Lost Club Culture
Written for Native Magazine by Fliss Baker.
It is evident that there has been a decline in Coventry’s house music scene. Where do we go after a few drinks in town? People flock to Earlsdon before facing the ultimate decision… Shall we go to Scholars? The odd house event graces the city and others stay in the shadows so where are the haunts that drive us out from our homes at the weekend to dance with like-minded, house obsessed, music lovers?
I remember a time when it was impossible not to be drawn to Coventry’s house music scene. We had diversity of genres and could make the toss-up between headliners or underground up and comers. We had venues, small and intimate as well as crowded dance floors for the masses. In a nutshell, we had choice.
It’s an open debate as to why Coventry’s house music scene has diminished. Have we progressed into a ‘drinking’ culture instead of a dancing one? Does Coventry even respect quality house music? Has the city lost its great venues? Has the loyal house crowd been enticed by bigger and better events in surrounding cities? Have licensing laws and noise complaints put us back into the ground? Does the council and police jump on any designated house venue ignorantly associating them as hubs for drug and gang culture?
Maybe the city has faced so many challenges the passion has slowly seeped away and we think of the problems associated with our house scene instead of the opportunities.
I believe I am an opportunist, forever positive that we have a hidden crowd of creative, open minded ‘house heads’, panting to be educated by quality house music. However, I did go to a recent house event and I kind of understood why the passionistas were on debbie downers. The tech house beats sat on the surface, lacking honesty, depth and credibility and the set missed the opportunity to create a journey from beginning to end, lifting and uniting the crowd and inspiring with a track selection that roots you to a spot all night.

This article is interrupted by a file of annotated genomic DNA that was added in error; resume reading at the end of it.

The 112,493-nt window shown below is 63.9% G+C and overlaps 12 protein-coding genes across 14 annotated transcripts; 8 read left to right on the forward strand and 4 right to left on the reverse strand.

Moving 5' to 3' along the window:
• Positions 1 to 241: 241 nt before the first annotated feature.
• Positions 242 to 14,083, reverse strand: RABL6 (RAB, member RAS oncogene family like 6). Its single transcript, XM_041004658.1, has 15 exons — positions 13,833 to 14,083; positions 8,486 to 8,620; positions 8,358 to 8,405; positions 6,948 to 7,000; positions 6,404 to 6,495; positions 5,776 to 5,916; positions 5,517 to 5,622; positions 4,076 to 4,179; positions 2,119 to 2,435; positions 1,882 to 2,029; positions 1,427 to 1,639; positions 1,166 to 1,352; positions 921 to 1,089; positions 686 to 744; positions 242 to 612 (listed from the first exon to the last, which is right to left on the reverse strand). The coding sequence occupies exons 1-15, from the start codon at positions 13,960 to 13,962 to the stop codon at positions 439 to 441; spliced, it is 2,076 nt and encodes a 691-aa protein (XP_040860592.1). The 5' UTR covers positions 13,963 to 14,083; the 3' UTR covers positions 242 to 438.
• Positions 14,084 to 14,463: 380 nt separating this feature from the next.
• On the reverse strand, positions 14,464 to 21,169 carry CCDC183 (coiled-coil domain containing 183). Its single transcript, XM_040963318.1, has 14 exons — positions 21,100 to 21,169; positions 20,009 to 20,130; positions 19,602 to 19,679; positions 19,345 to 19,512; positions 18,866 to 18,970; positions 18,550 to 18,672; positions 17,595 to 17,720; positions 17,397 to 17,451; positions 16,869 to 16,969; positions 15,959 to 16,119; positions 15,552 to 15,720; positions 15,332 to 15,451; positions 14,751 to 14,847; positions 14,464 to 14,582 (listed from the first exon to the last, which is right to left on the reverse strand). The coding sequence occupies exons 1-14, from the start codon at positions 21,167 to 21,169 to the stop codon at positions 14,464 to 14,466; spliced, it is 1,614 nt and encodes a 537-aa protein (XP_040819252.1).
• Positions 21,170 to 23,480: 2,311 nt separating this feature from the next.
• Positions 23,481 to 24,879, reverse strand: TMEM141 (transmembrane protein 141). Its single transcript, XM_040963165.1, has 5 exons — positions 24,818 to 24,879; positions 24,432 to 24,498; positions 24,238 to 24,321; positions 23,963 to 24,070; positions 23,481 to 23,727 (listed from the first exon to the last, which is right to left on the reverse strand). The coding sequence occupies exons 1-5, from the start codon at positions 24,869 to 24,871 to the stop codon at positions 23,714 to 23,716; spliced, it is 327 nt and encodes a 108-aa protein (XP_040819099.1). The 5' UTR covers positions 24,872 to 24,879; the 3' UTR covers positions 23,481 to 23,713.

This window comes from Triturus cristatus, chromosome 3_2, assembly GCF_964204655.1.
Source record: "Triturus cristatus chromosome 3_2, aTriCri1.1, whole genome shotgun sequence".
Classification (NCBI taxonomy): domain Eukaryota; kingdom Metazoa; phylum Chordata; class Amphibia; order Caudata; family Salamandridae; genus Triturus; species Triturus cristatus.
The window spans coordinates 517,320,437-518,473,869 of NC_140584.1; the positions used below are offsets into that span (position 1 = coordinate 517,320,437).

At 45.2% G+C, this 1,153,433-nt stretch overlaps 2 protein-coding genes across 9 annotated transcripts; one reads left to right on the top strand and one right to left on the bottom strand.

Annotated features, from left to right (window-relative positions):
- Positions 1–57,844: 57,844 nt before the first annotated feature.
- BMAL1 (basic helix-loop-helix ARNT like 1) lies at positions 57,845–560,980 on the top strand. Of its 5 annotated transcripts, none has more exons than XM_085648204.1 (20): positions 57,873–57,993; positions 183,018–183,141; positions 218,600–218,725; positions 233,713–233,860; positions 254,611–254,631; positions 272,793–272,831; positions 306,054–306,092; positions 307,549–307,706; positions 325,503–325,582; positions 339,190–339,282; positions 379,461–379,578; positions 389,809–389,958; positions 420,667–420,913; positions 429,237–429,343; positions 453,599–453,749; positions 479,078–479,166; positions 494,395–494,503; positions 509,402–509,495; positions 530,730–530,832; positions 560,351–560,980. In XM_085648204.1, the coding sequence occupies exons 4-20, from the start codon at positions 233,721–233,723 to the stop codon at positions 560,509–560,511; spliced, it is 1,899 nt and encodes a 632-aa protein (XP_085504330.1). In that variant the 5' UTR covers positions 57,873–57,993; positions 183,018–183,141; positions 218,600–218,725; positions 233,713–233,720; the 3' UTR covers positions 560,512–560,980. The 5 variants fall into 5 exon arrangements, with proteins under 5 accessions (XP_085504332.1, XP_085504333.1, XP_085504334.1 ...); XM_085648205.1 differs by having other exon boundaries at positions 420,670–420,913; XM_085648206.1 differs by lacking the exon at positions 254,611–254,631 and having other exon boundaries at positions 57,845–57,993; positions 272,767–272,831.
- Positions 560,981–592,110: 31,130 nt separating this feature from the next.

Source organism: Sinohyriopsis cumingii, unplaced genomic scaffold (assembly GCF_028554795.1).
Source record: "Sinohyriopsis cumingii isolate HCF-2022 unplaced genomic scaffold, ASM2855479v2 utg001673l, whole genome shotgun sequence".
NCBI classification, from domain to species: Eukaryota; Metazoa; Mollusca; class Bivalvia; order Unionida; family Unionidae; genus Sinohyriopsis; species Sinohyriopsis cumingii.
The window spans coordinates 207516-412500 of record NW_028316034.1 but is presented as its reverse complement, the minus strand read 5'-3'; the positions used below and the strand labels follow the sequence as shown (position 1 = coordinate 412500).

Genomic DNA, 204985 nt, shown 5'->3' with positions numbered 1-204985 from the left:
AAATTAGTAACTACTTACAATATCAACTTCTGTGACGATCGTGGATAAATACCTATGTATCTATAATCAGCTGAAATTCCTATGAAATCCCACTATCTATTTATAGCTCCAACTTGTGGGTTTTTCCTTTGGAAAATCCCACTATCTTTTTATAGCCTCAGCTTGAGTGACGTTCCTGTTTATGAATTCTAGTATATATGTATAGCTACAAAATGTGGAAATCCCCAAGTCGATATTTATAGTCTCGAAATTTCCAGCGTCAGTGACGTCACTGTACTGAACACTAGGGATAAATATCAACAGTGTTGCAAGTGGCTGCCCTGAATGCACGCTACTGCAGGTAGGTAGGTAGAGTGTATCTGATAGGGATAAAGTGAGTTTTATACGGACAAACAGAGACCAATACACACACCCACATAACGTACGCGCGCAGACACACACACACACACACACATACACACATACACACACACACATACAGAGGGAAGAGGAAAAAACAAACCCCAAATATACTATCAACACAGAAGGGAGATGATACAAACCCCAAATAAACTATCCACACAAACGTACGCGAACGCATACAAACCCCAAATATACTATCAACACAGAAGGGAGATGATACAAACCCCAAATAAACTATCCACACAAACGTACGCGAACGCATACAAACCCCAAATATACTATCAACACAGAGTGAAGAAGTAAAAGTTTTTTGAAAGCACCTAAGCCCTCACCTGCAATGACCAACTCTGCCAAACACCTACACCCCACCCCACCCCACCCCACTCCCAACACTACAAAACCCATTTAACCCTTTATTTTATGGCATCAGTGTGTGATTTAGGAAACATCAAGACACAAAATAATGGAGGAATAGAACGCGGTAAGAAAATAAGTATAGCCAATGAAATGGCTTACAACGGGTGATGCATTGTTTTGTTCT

You know it’s good when you send your mate to buy the drinks because you’re waiting for the drop and simply cannot stop dancing or you’re madly smiling at the stranger next to you thinking ‘fuck me, I wouldn’t want to be anywhere else in the world apart from here!’
Smoking a rollie outside I asked a few people what they thought. One guy said it was “wicked” and another girl raved about it. However, when I mentioned the random drop of a mismatched house track, MC’ing lyrics off a mobile phone and witnessing two fights they either got defensive or changed their opinion and agreed with me. It made me question whether people really know what they wanted out of their house music experience or whether they had they bought their ticket based on the street chat that this DJ is cool.
Maybe, like me, they felt they had no choice. There was nowhere else to go for house music.
Native put a shout out about Coventry’s house scene and man, did we have a response. Coventry’s finest DJ’s, producers and clubbers wanted to tell us what they thought, which screamed one word to us…’enthusiasm!’
We may be facing a house music dip but we know it hasn’t always been this way. In fact, we know that Coventry was a damn fine place to go clubbing showcasing some of the world’s serious DJ talent. With Coventry smashing the acid/rave scene with the Eclipse, packing out the super club Ikon and the creation of cult followings for Crazy Daisy’s and Traffic at Careys.
We have seen superstars including Carl Cox, Sasha, Paul Oakenfold, Lisa Lashes, Claude Von Stroke, Solomun, MK and so many more. We wanted to know more so we went digging and we went deep. Thanks to all your voices we have been able to write a series of features about Coventry’s changing music scene and we hope you can celebrate it as well as question with us.
Change is driven from thought and discussion and we’re putting it out there.
First feature is dropping soon and we’re going to hit you in the face with the acid house and rave era celebrating the infamous Eclipse. And guess who we’ve managed to chat to…the unstoppable and super talented MC Man Parris, the resident lyrical master who smashed Pandemonium, Amnesia, Fantazia and Helter Skelter events alongside top DJ’s including Fabio, Grooverider and Mickey Finn. I won’t give too much away but he is one cool, interesting guy who has lived an era I am more than gutted to have missed.